One of the first things Lombardi did was change the Partner Support team’s name to “Partner Success.” It was a subtle tweak, but Lombardi says it had an immediate impact.

“Before that change, the team’s focus was all about responding to customer service calls within a certain time frame, and the culture was very apathetic,” Lombardi recalls. “Morale was low and the support employees weren’t really being empowered to prevent accounts from churning.”
Following the name change (and a presentation that laid out a new strategy and identity for the function), Lombardi says she noticed a big change in the way her team approached their work.
Team members were more energized — excited by the opportunity to help the company’s partners be more successful, and relieved that they’d be spending less of their time reactively putting out fires.
“The rebranding was more than a name change — it was a change in attitude and outlook,” Lombardi explains. “It was a way to communicate to our internal and external stakeholders that we were pushing toward new levels of knowledge, skills, and responsibility, and that they would have the chance to experience the benefits of that new, positive service culture.”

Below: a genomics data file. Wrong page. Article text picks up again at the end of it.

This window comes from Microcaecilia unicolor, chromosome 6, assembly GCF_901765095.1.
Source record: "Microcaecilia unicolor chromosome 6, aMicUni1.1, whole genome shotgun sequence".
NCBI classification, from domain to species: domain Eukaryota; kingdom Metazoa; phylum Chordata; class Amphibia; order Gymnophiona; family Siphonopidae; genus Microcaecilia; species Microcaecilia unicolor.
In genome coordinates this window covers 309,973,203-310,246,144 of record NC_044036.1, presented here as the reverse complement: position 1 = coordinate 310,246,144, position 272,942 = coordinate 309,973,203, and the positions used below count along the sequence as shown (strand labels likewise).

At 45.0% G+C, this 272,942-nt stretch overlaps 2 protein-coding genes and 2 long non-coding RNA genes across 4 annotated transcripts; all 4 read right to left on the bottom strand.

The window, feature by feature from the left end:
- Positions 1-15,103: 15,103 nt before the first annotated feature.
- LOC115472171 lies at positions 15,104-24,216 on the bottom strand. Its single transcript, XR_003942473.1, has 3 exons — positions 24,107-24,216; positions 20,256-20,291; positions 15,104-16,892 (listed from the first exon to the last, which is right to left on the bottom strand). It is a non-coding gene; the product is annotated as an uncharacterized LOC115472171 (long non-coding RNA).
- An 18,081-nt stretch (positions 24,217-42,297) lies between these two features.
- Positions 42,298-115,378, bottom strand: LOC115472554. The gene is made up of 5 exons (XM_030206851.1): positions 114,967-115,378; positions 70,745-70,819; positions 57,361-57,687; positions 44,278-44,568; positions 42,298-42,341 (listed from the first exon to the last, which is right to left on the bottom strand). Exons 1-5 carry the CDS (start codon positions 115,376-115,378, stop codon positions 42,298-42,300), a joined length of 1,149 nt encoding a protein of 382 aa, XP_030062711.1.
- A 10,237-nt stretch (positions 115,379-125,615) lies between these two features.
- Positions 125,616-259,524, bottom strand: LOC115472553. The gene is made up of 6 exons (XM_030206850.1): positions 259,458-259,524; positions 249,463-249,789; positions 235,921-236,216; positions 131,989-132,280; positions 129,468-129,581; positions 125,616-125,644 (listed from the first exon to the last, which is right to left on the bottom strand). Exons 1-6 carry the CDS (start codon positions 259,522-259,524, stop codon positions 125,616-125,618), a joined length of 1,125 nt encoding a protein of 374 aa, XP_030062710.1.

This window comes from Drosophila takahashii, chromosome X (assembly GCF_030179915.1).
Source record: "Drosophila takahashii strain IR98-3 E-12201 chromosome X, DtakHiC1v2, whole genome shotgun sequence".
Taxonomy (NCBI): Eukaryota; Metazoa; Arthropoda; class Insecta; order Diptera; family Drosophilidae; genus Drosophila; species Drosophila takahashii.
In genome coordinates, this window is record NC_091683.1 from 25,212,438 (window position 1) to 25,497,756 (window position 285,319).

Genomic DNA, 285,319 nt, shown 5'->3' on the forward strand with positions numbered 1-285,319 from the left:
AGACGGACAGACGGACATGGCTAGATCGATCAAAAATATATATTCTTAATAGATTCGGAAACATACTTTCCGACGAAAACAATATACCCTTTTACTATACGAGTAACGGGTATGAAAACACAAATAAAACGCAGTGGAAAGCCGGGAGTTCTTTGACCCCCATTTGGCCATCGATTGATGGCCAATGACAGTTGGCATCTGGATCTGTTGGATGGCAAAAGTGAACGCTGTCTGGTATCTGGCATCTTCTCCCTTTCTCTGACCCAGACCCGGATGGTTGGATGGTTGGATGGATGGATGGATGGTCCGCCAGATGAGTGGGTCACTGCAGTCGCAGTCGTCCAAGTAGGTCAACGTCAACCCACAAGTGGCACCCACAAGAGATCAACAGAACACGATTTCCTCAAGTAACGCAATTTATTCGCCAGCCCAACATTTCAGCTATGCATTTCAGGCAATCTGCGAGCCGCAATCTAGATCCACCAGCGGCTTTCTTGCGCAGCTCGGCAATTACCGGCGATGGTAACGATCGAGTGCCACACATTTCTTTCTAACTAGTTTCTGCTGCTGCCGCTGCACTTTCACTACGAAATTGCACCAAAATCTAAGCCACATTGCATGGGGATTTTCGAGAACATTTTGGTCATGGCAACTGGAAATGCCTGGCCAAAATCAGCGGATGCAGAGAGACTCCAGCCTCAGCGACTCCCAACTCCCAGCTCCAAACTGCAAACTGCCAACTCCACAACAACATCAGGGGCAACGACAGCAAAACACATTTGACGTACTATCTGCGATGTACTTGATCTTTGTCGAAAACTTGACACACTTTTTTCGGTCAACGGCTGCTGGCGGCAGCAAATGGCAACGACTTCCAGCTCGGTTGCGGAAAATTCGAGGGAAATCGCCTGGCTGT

Internal and External Arguments for Rethinking Your Approach to Customer Support

Jasmine Lombardi

“The idea was to show the team that they’re more than responders — they’re also thought leaders who are conduits for empowering customer success.”

— Jasmine Lombardi, VP of Partner Success at Intronis

While there were several clear arguments for rebranding the team (from improved morale to stronger market differentiation), Lombardi says most of them fit neatly into one of two categories:

1) Internal benefits